Nucleosome traversal by RNA polymerase II (pol II) and recovery of chromatin structure after transcription are essential for proper gene expression. In this paper we show that nucleosomes assembled with Sin mutant histones present a much weaker barrier to traversal by pol II and are less likely to survive transcription. Increases in traversal from incorporation of Sin mutant histones and histones lacking H2A/H2B amino-terminal tails were in most cases additive, indicating that traversal can be facilitated by distinct mechanisms. We had identified a key intermediate in traversal, the zero (slashed circle)-loop, which mediates nucleosome survival during transcription. Sin mutations probably destabilize these intermediates and thus increase the likelihood of nucleosome disassociation.
"Genetic studies found that either a glutamic acid or alanine substitution for this residue is lethal in haploid yeast, while low-level expression of H3(T118E) and H3(T118A) resulted in defects in transcriptional silencing (27). In addition, H3(T118I) is a SWI/SNF INdependent (SIN) mutation, where this substitution relieves the requirement of the SWItch/Sucrose NonFermentable (SWI/SNF) chromatin remodeling complex for mating type switching in budding yeast (28), and either mutation H3(T118I) (29) or H3(T118H) (30) lowers the transcriptional barrier for Pol II. Our recent studies of single nucleosomes containing H3(T118ph) found that this phosphorylation dramatically enhanced nucleosome mobility, reduced DNA–histone binding and facilitated nucleosome disassembly by SWI/SNF (20). "
[Show abstract][Hide abstract] ABSTRACT: Nucleosomes contain ∼146 bp of DNA wrapped around a histone protein octamer that controls DNA accessibility to transcription and repair complexes. Posttranslational modification (PTM) of histone proteins regulates nucleosome function. To date, only modest changes in nucleosome structure have been directly attributed to histone PTMs. Histone residue H3(T118) is located near the nucleosome dyad and can be phosphorylated. This PTM destabilizes nucleosomes and is implicated in the regulation of transcription and repair. Here, we report gel electrophoretic mobility, sucrose gradient sedimentation, thermal disassembly, micrococcal nuclease digestion and atomic force microscopy measurements of two DNA-histone complexes that are structurally distinct from nucleosomes. We find that H3(T118ph) facilitates the formation of a nucleosome duplex with two DNA molecules wrapped around two histone octamers, and an altosome complex that contains one DNA molecule wrapped around two histone octamers. The nucleosome duplex complex forms within short ∼150 bp DNA molecules, whereas altosomes require at least ∼250 bp of DNA and form repeatedly along 3000 bp DNA molecules. These results are the first report of a histone PTM significantly altering the nucleosome structure.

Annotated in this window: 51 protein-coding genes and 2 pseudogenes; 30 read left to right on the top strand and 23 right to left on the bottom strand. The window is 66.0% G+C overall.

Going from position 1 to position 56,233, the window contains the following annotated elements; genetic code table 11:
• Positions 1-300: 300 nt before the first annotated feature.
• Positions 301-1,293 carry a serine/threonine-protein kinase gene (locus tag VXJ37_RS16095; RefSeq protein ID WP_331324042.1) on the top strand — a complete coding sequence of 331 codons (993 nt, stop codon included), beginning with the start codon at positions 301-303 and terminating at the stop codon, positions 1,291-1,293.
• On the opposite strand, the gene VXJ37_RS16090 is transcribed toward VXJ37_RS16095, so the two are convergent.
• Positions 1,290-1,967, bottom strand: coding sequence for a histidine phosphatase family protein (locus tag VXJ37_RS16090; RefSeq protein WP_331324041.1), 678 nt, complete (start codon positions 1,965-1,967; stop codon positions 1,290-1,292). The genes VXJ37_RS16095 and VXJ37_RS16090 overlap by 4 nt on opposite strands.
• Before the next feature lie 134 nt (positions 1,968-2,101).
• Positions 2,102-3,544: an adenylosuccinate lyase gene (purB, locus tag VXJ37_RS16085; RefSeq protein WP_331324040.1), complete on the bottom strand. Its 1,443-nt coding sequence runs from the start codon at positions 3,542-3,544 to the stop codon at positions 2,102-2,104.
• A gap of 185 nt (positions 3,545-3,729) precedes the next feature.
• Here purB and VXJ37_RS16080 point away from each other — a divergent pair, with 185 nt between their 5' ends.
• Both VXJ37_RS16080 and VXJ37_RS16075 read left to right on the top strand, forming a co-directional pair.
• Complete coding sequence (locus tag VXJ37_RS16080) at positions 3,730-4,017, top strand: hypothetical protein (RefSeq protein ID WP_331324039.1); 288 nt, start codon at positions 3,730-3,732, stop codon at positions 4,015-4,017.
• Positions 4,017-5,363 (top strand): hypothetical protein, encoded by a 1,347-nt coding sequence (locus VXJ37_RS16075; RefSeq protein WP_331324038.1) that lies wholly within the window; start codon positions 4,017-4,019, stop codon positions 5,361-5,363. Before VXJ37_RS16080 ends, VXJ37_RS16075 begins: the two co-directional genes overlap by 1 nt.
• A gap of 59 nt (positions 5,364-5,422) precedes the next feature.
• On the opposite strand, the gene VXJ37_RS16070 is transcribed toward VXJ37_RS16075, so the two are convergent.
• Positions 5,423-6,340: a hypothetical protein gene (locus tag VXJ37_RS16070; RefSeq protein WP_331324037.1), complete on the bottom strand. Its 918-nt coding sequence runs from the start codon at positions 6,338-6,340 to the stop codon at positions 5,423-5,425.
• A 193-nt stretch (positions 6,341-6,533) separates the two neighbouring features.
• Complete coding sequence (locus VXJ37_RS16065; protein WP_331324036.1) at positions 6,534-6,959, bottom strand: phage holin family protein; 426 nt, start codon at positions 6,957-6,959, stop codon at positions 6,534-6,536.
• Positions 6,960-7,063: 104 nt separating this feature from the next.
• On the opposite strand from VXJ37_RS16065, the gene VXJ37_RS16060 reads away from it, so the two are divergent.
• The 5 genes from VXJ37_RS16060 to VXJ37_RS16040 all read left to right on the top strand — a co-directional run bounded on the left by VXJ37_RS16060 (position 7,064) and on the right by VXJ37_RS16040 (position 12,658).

Nucleic Acids Research 02/2014; 42(8). DOI:10.1093/nar/gku150 · 9.11 Impact Factor
[Show abstract][Hide abstract] ABSTRACT: Creating, maintaining, or using a digital library requires the manipulation of digital documents. Information workspaces provide a visual representation allowing users to collect, organize, annotate, and author information. The visual knowledge builder (VKB) helps users access, collect, annotate, and combine materials from digital libraries and other sources into a personal information workspace. VKB has been enhanced to include direct search interfaces for NSDL and Google. Users create a visualization of search results while selecting and organizing materials for their current activity. Additionally, metadata applicators have been added to VKB. This interface allows the rapid addition of metadata to documents and aids the user in the extraction of existing metadata for application to other documents. A study was performed to compare the selection and organization of documents in VKB to the commonly used tools of a Web browser and a word processor. This study shows the value of visual workspaces for such effort but points to the need for subdocument level objects, ephemeral visualizations, and support for moving from visual representations to metadata.
ACM/IEEE Joint Conference on Digital Libraries, JCDL 2004, Tucson, AZ, USA, June 7-11, 2004, Proceedings; 01/2004
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